More Children Insured, Teen Smoking and Birthrates Down, New Study Finds
More children had health insurance in 2000 than at any point within the past 15 years, and teen smoking and birthrates also declined, according to a new report on children's health, the Washington Post reports. The report, titled "America's Children: Key National Indicators of Well-being 2002," was produced by the Federal Interagency Forum on Child and Family Statistics (Rumbelow, Washington Post, 7/12). The report compiles data from 20 federal agencies and tracks trends in children's health, well-being and education (Wetzstein, Washington Times, 7/12). Among the report's findings:
- In 2000, 88% of children were covered by health insurance, the highest level over the past 15 years. Hispanic children, however, were most likely to be uninsured (Washington Post, 7/12).
- The teen birthrate was 27 births per 1,000 girls ages 15 to 17 in 2000, a drop from 29 births per 1,000 girls ages 15 to 17 in 1999.
- Tobacco use among teens declined, with only 5.5% of eighth-graders reporting daily cigarette smoking in 2001, compared with 7.4% in 2000. Twelve percent of tenth-graders reported smoking daily in 2001, compared with 14% in 2000 (Washington Times, 7/12).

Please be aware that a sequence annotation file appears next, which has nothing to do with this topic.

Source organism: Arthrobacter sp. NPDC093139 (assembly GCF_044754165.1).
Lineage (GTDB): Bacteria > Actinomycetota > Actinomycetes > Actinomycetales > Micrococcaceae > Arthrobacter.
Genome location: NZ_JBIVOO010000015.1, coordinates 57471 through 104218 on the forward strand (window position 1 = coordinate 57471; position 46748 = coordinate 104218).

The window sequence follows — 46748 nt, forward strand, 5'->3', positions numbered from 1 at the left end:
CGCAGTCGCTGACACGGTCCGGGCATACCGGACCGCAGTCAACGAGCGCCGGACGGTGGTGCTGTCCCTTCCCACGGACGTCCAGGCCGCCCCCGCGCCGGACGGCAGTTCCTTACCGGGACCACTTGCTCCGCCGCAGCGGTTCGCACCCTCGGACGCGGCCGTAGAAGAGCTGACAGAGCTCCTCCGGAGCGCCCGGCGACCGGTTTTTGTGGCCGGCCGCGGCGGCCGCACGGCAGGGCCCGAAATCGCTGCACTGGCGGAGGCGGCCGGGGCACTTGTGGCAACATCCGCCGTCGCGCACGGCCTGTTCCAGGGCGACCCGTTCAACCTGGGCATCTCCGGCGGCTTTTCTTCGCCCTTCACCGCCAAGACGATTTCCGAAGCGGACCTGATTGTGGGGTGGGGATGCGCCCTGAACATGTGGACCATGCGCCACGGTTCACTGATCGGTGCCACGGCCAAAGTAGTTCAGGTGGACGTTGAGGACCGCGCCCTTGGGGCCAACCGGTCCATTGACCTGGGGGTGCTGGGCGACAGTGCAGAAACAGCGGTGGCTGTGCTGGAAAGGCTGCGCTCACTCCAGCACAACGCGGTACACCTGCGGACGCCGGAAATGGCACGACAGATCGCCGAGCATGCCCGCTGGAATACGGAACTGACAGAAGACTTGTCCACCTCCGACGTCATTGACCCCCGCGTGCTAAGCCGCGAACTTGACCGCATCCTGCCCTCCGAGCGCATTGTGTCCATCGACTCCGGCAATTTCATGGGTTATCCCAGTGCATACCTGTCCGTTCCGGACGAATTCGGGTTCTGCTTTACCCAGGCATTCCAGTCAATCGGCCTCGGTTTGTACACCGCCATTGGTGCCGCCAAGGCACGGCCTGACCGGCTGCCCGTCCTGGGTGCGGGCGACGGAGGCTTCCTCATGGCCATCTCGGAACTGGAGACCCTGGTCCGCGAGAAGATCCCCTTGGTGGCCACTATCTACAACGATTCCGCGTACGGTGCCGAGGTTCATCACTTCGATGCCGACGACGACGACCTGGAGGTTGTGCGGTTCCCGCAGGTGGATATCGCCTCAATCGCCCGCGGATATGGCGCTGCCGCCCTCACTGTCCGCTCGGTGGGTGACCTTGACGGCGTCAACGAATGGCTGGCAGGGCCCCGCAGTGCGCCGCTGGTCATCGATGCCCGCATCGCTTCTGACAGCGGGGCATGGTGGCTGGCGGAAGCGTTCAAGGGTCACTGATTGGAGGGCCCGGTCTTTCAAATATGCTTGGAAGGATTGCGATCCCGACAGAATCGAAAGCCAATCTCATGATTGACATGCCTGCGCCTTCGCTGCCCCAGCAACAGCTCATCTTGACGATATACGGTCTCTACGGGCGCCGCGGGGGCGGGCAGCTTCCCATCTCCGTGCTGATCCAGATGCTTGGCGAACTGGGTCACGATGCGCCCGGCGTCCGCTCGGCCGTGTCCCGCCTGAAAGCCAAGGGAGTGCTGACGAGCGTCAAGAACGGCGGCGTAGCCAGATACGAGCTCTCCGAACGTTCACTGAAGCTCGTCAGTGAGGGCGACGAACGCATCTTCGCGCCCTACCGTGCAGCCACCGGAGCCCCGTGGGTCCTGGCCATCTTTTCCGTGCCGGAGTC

- Drug and alcohol abuse among junior high and high school students has "held steady" (Lusk, Chattanooga Times Free Press, 7/12).
The improvements in the areas of teen birthrates, tobacco use and health coverage indicate that the United States is "moving in a positive direction," HHS Secretary Tommy Thompson said (Washington Times, 7/12). Dr. Edward Sondik, director of the National Center for Health Statistics, said that the improvements in health coverage, teen birthrates and tobacco use are "extremely good news," but he noted that there is "more to be done" (Chattanooga Times Free Press, 7/12). The report states that nearly 20% of children in the United States live with at least one parent who was born outside of the country, and these children are much more likely to live in poverty, which increases their risk factors for poor health. The large number of children who fall into this group could have "serious implications for health and education policy," the Post reports (Washington Post, 7/12). The report is available online.
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